Magnus II, Duke of Saxe-Lauenburg

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Magnus II
Duke of Saxe-Lauenburg
Reign1571 1573
Predecessor Francis I
Successor Francis I
Born1543
Died14 May 1603
Ratzeburg
Burial
Ratzeburg, Castle Chapel
Consort Princess Sophia of Sweden
Issue Gustav of Saxe-Lauenburg
House House of Ascania
Father Francis I of Saxe-Lauenburg
Mother Sybille of Saxe-Freiberg
ReligionLutheran

Magnus II of Saxe-Lauenburg (1543 – 14 May 1603, Ratzeburg) was the eldest surviving son of Duke Francis I of Saxe-Lauenburg and Sybille of Saxe-Freiberg (Freiberg, *2 May 1515 18 July 1592*, Buxtehude), daughter of Duke Henry IV the Pious. In 1571 Magnus II ascended the throne after his father Francis I resigned due to indebtedness. Two years later Francis I, helped by his other son Francis (II), deposed Magnus II and re-ascended. Magnus' violent and judicial attempts to regain the duchy failed. In 1588 he was imprisoned for the remainder of his life.

Ratzeburg Place in Schleswig-Holstein, Germany

Ratzeburg is a town in Schleswig-Holstein, Germany. It is surrounded by four lakes—the resulting isthmuses between the lakes form the access lanes to the town. Ratzeburg is the capital of the Kreis (district) of Lauenburg.

Buxtehude Place in Lower Saxony, Germany

Buxtehude, officially the Hanseatic City of Buxtehude, is a town on the Este River in Northern Germany, belonging to the district of Stade in Lower Saxony. It is part of the Hamburg Metropolitan Region and attached to the city's S-Bahn rapid transit network. Buxtehude is a medium-sized town and the second largest municipality in the Stade district (Landkreis). It lies on the southern border of the Altes Land in close proximity to the city-state of Hamburg. To the west lie the towns of Horneburg and Stade and to the south there are a number of incorporated villages featuring mostly upscale housing, e.g. Ottensen and Apensen.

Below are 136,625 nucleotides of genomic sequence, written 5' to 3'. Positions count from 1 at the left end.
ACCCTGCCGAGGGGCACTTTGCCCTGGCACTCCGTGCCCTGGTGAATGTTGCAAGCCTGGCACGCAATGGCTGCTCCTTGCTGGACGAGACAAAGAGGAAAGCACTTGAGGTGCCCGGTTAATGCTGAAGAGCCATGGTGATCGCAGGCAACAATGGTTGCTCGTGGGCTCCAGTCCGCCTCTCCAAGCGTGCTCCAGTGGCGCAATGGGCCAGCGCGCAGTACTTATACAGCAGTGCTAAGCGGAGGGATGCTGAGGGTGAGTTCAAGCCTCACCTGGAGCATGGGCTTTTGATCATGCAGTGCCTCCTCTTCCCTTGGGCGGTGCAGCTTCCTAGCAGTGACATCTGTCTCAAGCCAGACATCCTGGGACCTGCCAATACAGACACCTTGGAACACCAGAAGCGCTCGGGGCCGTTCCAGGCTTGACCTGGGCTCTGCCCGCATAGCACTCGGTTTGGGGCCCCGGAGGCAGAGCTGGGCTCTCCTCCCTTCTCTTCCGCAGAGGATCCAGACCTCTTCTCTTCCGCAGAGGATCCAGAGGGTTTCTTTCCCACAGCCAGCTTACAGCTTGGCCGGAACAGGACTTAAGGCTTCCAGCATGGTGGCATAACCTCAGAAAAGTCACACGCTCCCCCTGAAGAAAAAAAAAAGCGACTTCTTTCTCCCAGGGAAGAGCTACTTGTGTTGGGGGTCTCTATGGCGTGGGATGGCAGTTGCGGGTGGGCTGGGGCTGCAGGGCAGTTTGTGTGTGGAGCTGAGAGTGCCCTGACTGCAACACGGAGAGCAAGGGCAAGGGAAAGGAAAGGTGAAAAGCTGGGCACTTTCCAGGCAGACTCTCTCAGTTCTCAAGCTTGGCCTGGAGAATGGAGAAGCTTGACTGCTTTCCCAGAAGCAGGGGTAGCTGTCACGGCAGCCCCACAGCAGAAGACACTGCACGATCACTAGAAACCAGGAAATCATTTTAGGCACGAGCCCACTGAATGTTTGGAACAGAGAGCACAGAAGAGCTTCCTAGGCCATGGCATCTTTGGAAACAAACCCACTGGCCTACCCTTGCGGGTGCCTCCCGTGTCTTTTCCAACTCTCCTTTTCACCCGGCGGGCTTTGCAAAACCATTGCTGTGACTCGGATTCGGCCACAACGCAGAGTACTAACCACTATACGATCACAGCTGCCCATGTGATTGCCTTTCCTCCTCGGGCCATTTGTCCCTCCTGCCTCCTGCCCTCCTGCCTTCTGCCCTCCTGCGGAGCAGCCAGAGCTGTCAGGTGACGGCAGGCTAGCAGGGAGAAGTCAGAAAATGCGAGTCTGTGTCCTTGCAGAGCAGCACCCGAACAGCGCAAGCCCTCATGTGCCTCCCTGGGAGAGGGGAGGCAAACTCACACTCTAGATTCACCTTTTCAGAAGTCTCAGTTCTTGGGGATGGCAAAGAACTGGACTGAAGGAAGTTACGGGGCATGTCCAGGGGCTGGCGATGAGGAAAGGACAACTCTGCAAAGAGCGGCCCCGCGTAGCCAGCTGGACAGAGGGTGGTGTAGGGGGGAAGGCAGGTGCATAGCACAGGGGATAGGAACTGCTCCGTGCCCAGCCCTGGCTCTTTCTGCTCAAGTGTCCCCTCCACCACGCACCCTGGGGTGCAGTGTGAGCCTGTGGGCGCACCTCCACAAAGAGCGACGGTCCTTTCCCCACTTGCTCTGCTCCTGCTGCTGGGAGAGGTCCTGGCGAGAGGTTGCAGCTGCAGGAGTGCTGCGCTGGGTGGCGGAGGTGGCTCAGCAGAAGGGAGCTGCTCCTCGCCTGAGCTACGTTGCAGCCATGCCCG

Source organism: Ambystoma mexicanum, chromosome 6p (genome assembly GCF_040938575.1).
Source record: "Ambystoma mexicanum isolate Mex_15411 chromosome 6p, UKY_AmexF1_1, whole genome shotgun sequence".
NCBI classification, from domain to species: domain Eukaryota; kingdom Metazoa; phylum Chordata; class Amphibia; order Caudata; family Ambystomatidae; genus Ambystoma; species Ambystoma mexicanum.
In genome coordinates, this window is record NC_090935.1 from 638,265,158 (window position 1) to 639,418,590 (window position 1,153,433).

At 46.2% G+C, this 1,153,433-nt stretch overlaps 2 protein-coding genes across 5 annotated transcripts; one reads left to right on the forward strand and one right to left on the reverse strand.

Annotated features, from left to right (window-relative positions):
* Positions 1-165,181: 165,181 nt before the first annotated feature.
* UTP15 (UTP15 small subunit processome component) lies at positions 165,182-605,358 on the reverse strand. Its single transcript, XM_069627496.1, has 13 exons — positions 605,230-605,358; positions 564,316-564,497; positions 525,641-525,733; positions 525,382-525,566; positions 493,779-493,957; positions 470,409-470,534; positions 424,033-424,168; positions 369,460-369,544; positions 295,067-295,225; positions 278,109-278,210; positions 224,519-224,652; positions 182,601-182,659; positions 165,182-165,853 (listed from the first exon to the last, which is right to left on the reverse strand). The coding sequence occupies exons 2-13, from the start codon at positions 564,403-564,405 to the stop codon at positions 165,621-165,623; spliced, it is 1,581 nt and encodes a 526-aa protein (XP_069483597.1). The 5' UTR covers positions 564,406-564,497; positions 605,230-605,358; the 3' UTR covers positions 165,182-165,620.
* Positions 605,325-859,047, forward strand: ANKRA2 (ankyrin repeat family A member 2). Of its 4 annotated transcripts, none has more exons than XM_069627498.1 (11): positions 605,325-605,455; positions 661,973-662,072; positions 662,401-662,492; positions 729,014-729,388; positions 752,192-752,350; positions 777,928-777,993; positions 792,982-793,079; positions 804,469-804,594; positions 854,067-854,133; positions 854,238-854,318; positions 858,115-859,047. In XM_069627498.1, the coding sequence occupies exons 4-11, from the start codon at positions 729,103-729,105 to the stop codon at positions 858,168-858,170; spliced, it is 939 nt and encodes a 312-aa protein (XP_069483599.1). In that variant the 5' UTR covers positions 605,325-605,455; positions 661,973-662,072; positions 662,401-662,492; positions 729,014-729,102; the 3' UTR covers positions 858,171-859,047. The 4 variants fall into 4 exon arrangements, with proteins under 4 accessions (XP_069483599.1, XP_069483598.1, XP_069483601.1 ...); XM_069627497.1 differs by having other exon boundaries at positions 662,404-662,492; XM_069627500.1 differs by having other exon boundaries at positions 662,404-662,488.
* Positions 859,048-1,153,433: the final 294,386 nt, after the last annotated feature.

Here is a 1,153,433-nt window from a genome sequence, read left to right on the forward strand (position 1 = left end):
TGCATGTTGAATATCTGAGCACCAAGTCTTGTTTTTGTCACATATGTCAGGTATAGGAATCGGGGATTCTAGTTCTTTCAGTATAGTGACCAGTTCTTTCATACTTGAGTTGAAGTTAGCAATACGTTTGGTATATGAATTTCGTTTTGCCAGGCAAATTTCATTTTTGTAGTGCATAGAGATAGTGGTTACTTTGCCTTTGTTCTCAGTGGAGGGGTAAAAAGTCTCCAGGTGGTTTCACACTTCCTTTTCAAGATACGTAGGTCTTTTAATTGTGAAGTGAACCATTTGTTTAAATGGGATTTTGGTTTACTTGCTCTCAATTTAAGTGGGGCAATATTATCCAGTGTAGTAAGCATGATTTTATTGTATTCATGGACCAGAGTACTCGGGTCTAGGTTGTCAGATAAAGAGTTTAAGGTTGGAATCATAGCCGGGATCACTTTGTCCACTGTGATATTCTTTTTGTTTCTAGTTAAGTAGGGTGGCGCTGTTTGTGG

Henry IV, Duke of Saxony Duke of Saxony

Henry IV the Pious, Duke of Saxony was a Duke of Saxony from the House of Wettin. Succeeding George, Duke of Saxony, a fervent Catholic who sought to extinguish Lutheranism by any means possible, Henry established the Lutheran church as the state religion in his domains.

Contents

Life

In 1550 Francis I sought to exercise influence to compel the cathedral chapter of the neighbouring Prince-Bishopric of Ratzeburg to elect his seven-year-old son Magnus as the next prince-bishop. However, the capitular canons refused. Magnus then spent his youth at the Swedish royal court of the House of Vasa. He befriended his cousin Prince Eric and, after his ascension to the throne as King Eric XIV, Magnus fared well.

According to both Anglican and Catholic canon law, a cathedral chapter is a college of clerics (chapter) formed to advise a bishop and, in the case of a vacancy of the episcopal see in some countries, to govern the diocese during the vacancy. These chapters are made up of canons and other officers, while in the Church of England chapters now includes a number of lay appointees; in the Roman Catholic Church their creation is the purview of the pope. They can be "numbered", in which case they are provided with a fixed "prebend", or "unnumbered", in which case the bishop indicates the number of canons according to the rents. In some Church of England cathedrals there are two such bodies, the lesser and greater chapters, which have different functions. The smaller body usually consists of the residentiary members and is included in the larger one.

Prince-bishop bishop who is a territorial Prince of the Church